“Right now, the cost of sustainable aviation fuel on its own without any incentives, if you will, would cost maybe four or five times that of existing petroleum fuels and that’s not sustainable for the industry,” Sheila Dillard, the director of the bioenergy technologies office at the Department of Energy’s Office of energy efficiency and renewable energy, told Aviation Today.
Experts in the aviation industry say that there is no one solution to increasing the supply of SAF, but a combination of policy incentives, capital investments, and time is necessary for these fuels to be an effective sustainable solution for the industry.
Paul Stein, chief technology officer at Rolls-Royce PLC, compared the need for the development of SAF to the current COVID-19 vaccination production during a panel discussion at the remotely hosted Farnborough International Airshow Connect on July 14.
“Just have a look at the current vaccination crisis around the world and just how much the world has re-industrialized to produce billions of doses of vaccine,” Stein said. “It’s that sort of spirit that’s going to be required to get the scale into sustainable aviation fuels, and I think it’s entirely possible.”
Some in the industry are looking towards governments and policy programs to increase SAF. Naveed Hussain, chief technology officer and vice president and general manager at Boeing Research & Technology, said that to accelerate the scale of SAF available, there need to be incentive programs.
“That’s going to involve a number of different elements, certainly things like incentive programs to make SAF economically competitive with Jet A for airlines and economically attractive relative to transport fuels for fuel producers, access to capital to enable the development of these new production capacities by the incumbents and also the startup fuel producers, and stable and predictable government policies to reduce the risk and enable a government support mechanisms to de-risk this capital,” Hussain said during the Farnborough International Airshow Connect on July 14.
California has adopted the Low Carbon Fuel Standard (LCFS) which works to reduce greenhouse gas emissions by setting annual carbon intensity (CI) standards which reduce overtime for gasoline, diesel, and the fuels that replace them. The LCFS gives credits to fuels with low CIs and deficits for high CIs. Dillard cited this policy for encouraging the production of SAF.
“Currently there is a policy of California, the LCFS, and that has enabled some initial deployment of the fats, oils, and grease technology pathways that are out there today because they’re getting an incentive for the CO2 reduction,” Dillard said. “That’s really helpful in overcoming that barrier, right, of that risk. We’re able to test those technologies there, we’re able to look at how that’s working, and it helps drive our research strategy.”
There is legislation in Congress that could provide a similar blender’s tax credit for SAF nationwide. The Sustainable Skies Act would establish a $1.50 per gallon tax credit for SAF that reduces emissions by 50 percent.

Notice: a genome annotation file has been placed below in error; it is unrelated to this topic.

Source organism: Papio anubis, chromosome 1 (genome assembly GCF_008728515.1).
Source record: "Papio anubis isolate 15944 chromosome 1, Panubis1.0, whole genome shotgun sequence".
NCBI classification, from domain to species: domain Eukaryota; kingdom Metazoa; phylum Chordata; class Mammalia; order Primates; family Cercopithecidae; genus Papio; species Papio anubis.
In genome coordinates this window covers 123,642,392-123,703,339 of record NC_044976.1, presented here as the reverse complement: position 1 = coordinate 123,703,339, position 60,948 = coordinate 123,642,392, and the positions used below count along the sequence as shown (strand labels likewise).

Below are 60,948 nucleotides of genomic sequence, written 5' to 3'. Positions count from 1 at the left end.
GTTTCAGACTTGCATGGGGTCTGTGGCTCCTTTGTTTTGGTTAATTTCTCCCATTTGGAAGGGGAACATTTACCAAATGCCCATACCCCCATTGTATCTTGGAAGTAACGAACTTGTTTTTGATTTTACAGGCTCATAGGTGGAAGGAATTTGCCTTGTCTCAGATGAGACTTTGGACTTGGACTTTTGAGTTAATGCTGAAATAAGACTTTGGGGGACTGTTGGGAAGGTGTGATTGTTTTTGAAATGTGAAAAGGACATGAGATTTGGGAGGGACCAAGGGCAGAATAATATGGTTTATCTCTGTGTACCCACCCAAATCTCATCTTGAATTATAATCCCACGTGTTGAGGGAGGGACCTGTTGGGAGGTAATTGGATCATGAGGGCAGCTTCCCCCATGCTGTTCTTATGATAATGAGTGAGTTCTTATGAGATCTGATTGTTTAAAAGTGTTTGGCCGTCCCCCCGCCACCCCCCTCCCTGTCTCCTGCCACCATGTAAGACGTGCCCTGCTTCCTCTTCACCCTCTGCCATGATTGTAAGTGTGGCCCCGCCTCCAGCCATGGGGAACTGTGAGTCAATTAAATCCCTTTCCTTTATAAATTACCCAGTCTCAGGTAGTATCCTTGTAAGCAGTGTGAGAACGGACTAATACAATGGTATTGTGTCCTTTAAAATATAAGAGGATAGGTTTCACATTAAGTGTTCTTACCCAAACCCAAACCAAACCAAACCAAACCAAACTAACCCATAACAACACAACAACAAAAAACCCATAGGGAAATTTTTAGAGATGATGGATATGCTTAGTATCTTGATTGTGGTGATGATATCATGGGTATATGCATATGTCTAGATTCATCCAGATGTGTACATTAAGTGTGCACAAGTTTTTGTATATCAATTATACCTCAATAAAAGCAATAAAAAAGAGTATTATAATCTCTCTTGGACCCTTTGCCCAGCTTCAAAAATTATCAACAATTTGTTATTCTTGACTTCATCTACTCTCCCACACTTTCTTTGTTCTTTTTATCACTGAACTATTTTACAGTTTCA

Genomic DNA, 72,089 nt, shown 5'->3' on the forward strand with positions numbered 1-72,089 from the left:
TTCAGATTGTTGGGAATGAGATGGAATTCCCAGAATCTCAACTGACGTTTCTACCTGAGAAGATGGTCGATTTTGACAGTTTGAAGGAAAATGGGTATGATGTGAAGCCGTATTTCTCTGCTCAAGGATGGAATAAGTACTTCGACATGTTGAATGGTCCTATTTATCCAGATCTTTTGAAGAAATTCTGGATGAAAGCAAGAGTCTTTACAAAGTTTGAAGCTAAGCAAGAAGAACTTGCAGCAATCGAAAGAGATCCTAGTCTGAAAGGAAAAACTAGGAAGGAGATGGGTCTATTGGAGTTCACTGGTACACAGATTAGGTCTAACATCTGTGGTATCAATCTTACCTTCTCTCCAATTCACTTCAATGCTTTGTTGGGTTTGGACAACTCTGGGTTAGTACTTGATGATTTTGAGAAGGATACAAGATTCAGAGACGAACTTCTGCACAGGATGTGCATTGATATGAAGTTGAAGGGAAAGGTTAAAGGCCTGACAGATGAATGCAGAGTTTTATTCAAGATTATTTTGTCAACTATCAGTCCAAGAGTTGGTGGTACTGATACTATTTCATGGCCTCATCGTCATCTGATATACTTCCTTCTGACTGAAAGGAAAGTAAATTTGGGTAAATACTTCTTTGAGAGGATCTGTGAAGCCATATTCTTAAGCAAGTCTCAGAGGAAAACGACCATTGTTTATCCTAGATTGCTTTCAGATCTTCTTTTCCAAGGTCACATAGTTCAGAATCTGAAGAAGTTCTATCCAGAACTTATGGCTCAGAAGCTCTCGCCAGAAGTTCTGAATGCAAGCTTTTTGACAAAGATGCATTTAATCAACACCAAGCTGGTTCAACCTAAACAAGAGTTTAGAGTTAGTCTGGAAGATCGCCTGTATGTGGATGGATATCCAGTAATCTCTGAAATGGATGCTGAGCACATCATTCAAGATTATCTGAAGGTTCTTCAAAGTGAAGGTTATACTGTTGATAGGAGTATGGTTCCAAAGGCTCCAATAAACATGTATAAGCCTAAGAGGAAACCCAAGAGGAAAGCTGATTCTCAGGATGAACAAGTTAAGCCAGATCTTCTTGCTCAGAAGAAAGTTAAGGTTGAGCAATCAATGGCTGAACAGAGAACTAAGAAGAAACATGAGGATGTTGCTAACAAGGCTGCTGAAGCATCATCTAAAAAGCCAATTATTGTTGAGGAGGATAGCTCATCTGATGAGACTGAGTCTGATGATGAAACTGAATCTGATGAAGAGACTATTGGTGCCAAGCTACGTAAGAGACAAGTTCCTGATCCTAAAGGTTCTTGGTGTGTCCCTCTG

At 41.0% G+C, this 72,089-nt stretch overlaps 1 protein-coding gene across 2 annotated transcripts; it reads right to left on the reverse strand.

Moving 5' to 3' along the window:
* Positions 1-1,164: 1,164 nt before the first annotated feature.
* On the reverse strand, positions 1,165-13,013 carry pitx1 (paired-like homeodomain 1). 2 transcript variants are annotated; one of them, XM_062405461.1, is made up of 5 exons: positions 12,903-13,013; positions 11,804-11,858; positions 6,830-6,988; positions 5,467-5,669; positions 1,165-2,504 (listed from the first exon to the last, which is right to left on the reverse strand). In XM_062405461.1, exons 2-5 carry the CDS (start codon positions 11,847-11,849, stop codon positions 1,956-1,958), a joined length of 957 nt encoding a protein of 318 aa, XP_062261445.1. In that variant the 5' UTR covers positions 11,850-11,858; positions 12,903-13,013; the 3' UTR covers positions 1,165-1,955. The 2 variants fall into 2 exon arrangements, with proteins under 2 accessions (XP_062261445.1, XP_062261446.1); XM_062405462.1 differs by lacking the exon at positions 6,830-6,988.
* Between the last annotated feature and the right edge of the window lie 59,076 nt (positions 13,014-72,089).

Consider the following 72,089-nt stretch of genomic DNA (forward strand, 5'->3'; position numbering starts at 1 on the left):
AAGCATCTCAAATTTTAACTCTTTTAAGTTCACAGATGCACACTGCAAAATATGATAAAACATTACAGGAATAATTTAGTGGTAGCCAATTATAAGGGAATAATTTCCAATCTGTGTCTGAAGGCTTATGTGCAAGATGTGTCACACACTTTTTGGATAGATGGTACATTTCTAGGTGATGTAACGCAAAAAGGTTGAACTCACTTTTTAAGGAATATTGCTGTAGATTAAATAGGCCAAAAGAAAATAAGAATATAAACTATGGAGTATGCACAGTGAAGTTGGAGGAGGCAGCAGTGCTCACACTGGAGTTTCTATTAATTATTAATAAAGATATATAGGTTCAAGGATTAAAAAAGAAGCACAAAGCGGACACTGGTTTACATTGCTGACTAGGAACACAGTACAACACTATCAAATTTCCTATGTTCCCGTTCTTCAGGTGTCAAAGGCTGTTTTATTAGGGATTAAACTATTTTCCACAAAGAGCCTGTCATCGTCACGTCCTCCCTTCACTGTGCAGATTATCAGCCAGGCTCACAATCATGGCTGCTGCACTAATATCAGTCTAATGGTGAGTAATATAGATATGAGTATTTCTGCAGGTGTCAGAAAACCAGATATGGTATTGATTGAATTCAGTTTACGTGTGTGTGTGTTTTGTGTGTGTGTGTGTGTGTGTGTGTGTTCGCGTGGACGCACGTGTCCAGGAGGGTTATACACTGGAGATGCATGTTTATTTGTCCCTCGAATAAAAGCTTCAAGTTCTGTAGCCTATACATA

The Department of Energy has a $250 million budget allocated to research, development, and demonstration activities related to finding new pathways to create SAF, Dillard said. The pathways describe how SAF is produced. There are currently eight different pathways certified to produce SAF.
Some companies like Neste—a Finland-based oil refining and marketing company—are using old cooking oils to make SAF through a process called hydro-treated esters and fatty acid (HEFA) that uses hydrogen to turn the oils into SAF, Pratik Chandhoke, technical services manager of renewable aviation at Neste, told Aviation Today.
“Our SAF is produced from sustainable feedstock waste residues such as used cooking oil and animal fat, and then actually goes through a very, very involved process of getting it processed and certified,” Chandhoke said. “Generally, it’s very similar to jet fuel processing. This same kind of technology; it’s hydroprocessing, removing the oxygen component then further processing it to hydrocarbons. So very similar to an oil refinery. The only difference is that the feedstock is not from non-fossil sources.”
The Department of Energy and USDA have found that the nation could produce one billion tons of sustainable biomass feedstock from these used cooking oils, Dillard said.
“We in the Department of Energy, working closely with USDA, developed a billion tonnes report, which is really 15 years of resource assessment and understanding the science behind the biomass feedstocks, and what we have done is identified that the nation could produce one billion tons of sustainable biomass feedstock pretty much without interrupting the existing markets for food feed, fiber, and any other possible uses of that biomass,” Dillard said. “So this would be the additional biomass that could be produced, simply for energy production.”